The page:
Debra Feinberg, LCSW
Licensed Clinical Social Worker
169 Maplewood Ave Suite 4, Maplewood, New Jersey 07040
Helping couples and families with relationship issues, parenting, step and blended family issues. Also helping family going through loss, divorce, illness and coping with difficult and painful issues related to a child or other family member. Also help to strengthen family and couple communication with spouse, children, in-laws and other family members.
Konstantin Lukin, Ph.D.
223 Bloomfield Street, suite 107, Hoboken, New Jersey 07030
Families are complicated. Each person in a family plays his or her own role, and the way each person behaves when the whole family is together is not necessarily the same as when they are apart. At the Lukin Center, we use emotionally focused therapy to help families understand the complex dynamics among all family members and to help each individual in the group feel heard, supported, and understood.
Walter Masterson, LCSW
Psychotherapy and Counseling
200 Rector Place, 23L, New York, New York 10280
Careers and children each place enormous stress on a couple’s ability to be together in an intimate and satisfying way. Every couple has different ways of dealing with the challenges, and counseling can provide the perspective and encouragement to re-create a shared vision for the future. For something as important as this, it is surprising how little training and preparation is provided; family therapy fills in the blanks, and resolves the confusion.
Michael Barmak, LCSW
Licensed Clinical Social Worker
347 Lincoln Avenue East, Cranford, New Jersey 07016
I teach family members a skill called the Intentional Dialogue to help improve family communication. Often family members don't feel heard, that what they say matters, understood and that others know what they are feeling. The Intentional Dialogue allows each family member to share their 'side of the story' in a safe environment without fearing being judged or criticized. When this happens family members start to work as a team rather than be adversarial.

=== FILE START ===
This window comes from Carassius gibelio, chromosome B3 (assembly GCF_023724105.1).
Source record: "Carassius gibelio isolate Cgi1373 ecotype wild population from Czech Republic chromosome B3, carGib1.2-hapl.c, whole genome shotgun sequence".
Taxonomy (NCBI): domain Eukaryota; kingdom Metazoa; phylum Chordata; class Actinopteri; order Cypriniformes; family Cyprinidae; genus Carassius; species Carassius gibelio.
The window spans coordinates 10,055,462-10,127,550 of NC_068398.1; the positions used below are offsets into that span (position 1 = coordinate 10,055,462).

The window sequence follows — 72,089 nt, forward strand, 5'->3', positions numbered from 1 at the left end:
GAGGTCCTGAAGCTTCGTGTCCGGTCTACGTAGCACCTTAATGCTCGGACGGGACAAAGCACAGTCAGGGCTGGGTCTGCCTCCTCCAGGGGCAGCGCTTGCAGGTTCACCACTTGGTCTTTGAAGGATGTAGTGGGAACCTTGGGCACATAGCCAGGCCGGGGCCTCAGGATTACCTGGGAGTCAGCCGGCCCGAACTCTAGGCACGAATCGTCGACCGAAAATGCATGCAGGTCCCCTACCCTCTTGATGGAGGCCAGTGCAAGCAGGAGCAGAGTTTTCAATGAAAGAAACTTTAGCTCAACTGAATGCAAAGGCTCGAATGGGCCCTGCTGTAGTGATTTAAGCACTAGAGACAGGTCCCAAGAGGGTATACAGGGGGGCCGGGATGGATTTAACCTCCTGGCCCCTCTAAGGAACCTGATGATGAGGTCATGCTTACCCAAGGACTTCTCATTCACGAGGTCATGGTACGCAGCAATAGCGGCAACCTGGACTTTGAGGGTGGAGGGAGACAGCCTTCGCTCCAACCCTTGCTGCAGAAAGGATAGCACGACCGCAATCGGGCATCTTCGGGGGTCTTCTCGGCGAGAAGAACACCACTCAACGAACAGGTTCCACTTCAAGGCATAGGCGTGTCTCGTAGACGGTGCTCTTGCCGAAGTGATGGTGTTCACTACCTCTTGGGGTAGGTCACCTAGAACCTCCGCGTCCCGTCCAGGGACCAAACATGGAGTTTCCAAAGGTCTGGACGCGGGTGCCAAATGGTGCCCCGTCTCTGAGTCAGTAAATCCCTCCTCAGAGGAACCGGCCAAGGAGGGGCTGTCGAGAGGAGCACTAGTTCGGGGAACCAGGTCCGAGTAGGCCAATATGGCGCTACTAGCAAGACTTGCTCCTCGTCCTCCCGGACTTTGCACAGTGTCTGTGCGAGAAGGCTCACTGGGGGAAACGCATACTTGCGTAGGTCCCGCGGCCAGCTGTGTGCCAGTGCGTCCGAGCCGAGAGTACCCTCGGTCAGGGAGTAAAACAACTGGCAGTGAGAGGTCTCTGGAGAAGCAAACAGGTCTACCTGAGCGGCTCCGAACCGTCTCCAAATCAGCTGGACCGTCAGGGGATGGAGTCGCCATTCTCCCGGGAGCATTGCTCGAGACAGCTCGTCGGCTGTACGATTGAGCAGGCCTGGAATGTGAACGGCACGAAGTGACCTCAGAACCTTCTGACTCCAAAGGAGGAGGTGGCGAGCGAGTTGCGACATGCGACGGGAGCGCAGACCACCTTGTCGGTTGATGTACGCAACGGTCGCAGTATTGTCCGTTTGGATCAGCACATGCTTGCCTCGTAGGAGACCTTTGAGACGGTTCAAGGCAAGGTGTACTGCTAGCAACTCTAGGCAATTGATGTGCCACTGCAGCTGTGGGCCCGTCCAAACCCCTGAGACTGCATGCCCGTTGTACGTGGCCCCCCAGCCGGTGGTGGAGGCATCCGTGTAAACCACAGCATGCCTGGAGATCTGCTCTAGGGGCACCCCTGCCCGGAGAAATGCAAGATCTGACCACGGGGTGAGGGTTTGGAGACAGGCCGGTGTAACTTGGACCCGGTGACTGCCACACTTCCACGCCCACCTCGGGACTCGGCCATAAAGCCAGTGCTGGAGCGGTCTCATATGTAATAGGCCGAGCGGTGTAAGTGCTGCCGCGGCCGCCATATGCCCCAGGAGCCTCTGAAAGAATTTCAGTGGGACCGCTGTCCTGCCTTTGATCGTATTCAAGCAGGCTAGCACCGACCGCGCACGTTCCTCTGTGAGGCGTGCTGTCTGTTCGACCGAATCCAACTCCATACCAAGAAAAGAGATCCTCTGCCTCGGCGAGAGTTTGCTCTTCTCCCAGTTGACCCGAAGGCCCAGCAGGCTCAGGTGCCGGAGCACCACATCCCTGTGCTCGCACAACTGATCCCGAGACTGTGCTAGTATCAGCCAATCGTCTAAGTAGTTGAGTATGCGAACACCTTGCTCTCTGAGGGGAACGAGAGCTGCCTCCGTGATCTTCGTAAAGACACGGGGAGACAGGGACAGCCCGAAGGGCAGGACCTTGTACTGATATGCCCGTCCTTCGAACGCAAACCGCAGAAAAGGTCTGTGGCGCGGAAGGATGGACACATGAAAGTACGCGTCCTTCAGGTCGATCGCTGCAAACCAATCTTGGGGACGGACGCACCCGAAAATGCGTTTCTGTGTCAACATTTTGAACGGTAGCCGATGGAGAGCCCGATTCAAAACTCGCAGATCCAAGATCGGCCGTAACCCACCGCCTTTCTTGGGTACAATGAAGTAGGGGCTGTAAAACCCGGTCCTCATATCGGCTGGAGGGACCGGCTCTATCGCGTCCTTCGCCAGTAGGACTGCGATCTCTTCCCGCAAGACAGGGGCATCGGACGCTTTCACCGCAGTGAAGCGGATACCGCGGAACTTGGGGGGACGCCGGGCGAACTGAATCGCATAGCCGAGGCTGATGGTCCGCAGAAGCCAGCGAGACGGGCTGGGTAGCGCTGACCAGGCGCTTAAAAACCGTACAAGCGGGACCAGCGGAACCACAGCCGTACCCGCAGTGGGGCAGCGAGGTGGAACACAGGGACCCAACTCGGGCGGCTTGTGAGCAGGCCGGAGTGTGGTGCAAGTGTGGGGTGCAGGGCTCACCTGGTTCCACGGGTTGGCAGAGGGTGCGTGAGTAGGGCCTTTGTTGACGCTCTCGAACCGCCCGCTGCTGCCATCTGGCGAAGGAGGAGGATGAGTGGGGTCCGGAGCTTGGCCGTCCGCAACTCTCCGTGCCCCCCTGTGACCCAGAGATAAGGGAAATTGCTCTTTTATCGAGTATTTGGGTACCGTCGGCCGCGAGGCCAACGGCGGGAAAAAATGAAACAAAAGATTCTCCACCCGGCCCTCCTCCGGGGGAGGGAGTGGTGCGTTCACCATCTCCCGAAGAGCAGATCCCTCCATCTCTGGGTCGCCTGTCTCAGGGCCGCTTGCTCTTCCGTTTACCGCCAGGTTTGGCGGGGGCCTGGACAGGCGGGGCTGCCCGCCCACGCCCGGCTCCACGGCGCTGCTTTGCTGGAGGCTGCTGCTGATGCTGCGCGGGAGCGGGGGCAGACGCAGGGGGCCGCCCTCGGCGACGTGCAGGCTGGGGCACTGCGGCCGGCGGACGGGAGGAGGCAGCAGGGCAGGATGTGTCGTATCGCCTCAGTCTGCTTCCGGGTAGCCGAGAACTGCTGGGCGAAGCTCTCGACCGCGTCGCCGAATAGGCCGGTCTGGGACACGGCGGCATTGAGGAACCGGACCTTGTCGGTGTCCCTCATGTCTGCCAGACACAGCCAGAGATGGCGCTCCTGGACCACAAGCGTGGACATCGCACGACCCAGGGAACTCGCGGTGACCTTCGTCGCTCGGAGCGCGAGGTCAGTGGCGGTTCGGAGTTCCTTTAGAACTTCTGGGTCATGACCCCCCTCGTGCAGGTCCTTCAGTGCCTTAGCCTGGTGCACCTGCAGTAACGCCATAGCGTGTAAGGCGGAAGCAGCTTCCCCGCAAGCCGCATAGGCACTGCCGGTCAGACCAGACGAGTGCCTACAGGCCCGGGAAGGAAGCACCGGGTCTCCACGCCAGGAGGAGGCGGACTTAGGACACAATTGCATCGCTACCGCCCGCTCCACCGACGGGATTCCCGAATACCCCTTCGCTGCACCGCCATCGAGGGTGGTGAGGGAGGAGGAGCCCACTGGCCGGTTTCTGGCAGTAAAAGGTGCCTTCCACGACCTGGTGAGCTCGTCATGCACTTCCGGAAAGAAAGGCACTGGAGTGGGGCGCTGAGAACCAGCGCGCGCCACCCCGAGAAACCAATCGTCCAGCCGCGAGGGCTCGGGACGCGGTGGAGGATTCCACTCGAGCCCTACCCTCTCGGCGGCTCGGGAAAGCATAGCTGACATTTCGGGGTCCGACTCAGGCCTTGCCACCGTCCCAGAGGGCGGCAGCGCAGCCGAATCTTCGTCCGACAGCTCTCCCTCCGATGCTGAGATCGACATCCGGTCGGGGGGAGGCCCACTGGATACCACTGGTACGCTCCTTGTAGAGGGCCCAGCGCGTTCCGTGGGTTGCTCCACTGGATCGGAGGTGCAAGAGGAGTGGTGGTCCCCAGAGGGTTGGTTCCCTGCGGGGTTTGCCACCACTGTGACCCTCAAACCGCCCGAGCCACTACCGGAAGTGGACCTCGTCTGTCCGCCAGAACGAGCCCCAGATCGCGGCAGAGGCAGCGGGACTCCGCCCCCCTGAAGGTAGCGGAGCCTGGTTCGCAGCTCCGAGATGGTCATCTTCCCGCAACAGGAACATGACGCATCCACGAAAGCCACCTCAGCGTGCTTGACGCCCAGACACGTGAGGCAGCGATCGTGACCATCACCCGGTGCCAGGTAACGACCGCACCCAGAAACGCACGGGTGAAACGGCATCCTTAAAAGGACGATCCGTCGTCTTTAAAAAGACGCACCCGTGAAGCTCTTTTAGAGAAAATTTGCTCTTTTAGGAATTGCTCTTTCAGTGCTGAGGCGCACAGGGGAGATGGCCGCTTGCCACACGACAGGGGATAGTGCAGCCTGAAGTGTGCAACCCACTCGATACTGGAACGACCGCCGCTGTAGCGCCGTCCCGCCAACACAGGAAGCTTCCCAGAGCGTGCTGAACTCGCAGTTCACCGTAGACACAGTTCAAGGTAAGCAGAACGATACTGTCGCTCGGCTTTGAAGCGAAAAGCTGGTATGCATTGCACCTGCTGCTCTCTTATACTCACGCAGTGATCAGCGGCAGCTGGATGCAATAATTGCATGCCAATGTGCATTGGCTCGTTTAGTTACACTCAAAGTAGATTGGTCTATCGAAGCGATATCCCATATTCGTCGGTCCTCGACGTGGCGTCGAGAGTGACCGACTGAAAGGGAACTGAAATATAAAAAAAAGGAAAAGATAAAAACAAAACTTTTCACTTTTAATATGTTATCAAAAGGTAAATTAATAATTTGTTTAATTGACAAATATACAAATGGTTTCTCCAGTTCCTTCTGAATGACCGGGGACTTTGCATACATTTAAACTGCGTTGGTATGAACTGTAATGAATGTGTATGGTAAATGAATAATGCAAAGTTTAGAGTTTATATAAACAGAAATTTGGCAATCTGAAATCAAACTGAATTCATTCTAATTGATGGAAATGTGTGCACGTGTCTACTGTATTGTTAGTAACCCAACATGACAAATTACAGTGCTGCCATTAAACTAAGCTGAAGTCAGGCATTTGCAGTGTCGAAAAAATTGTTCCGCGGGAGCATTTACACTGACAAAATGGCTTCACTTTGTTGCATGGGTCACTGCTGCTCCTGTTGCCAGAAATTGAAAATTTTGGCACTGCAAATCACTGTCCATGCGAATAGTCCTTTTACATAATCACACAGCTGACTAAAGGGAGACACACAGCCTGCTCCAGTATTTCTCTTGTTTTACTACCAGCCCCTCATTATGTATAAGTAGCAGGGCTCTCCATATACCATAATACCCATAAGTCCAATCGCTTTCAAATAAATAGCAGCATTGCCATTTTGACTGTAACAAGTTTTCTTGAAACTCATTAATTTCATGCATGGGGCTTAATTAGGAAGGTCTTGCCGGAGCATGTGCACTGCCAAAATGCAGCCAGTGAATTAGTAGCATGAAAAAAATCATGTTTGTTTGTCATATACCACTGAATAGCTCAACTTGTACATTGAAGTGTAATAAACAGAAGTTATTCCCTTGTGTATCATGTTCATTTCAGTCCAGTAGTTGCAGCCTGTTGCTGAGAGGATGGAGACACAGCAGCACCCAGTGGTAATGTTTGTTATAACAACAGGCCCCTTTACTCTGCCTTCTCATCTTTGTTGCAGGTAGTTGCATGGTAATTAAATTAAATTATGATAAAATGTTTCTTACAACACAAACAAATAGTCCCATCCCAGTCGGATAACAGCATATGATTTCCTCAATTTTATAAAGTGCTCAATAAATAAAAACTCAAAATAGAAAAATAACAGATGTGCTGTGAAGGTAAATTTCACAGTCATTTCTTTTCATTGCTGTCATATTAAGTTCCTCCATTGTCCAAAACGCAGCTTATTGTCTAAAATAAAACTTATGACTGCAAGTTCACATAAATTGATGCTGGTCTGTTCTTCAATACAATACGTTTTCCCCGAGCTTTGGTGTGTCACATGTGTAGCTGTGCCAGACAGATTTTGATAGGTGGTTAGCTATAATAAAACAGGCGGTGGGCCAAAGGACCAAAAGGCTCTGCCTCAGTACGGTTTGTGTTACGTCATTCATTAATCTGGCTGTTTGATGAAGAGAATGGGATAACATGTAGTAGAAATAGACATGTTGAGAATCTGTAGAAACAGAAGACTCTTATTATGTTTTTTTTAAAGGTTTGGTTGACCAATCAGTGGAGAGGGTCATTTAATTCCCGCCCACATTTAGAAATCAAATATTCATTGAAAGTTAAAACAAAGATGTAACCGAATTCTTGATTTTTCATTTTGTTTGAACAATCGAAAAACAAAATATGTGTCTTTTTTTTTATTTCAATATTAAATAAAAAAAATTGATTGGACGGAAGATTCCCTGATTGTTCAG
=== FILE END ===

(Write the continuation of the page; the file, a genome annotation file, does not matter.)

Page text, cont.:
Kevin Fleming Ph.D.
New York City, New York 10013
Most family therapists inadvertently create more chaos through their well-intentioned efforts to assist a family move through a change process. Why? Brains are inherently deregulated (all of us, may I add) and most talking and dialoguing misses brain-centric problems that need more intensive help. Many times the emotional trauma created by years of solving problems ineffectively can wreak havoc on the brain's parasympathetic nervous system, not ever giving the family a break from flight or fight thinking. Contact us for an innovative neuroscience solution to family dysfunction. Kevin@kevinflemingphd.com or 877-606-6161.
Barbara Dietz, LCSW
307 President Street, Brooklyn, New York 11231
Family life is a multi-layered experience for each person. No two family members experience family life, or the relationships within the family, in exactly the same way. For this reason, family therapy is a very active, dynamic process. Although several family members may see me initially to explain what they think is problematic, I like to see the entire family together as soon as possible. My work with families focuses on helping each person explain their needs and hear how others in the family feel hurt and misunderstood. Reducing the stress and conflict within the family is the purpose of learning in sessions how to communicate clearly.
Lois Horowitz, Ph.D, LCSW
London Terrace Gardens/ Chelsea/ West 23rd Street, New York, New York 10011
Family Therapy is not only for people with small children. I specialize in helping adult members of families to improve their communication and resolve conflicts. The goal is to teach family members skills to work through their long standing dysfunctional patterns, to deepen their family connections, and to facilitate the healing process. I work with both gay and straight families. Please visit my website lhorowitz.com for more information.
Philip Kolba, MA
New York, New York 10002
Family therapy looks at the entire family system—parents, children, extended family members—to identify strengths and problematic behaviours. I collaborate with families on strategies for utilizing their own capabilities for resolving problems, and on developing effective communication and problem-solving skills for preventing conflicts. I specialize in working with families of teenagers, which is an age that can be challenging for both the teenagers and their parents.
Michael Picucci, PhD, MAC, SEP
Holistic Psychologist, Author, Focalizer
44 East 12 Street, New York, New York 10003
In working with families and conflicts, I approach it more as an organic facilitation process rather than traditional therapy. Utilizing new human technologies, we come to understand that there is no right or wrong or good and bad. Yet, there are insidious unconscious dynamics that are powerful and can cause blind spots. Our process together will tease apart these dynamics while working on resolving them, thereby uncovering new fields of possibilities.
Gerald Schoenewolf, Ph.D.
207 East 15th Street, New York, New York 10003
My approach to family therapy is to look for the source of the family conflict. After over 37 years of practice, I can usually zero in on what is going on. Sometimes one parent is out of control. Sometimes parents are in conflict over child-rearing practices; one is too permissive and one too strict. Sometimes one child is favored over another. I generally meet with the whole family over a period of time, encouraging honest and constructive communication. Through patient guidance, the problems surface and are worked out.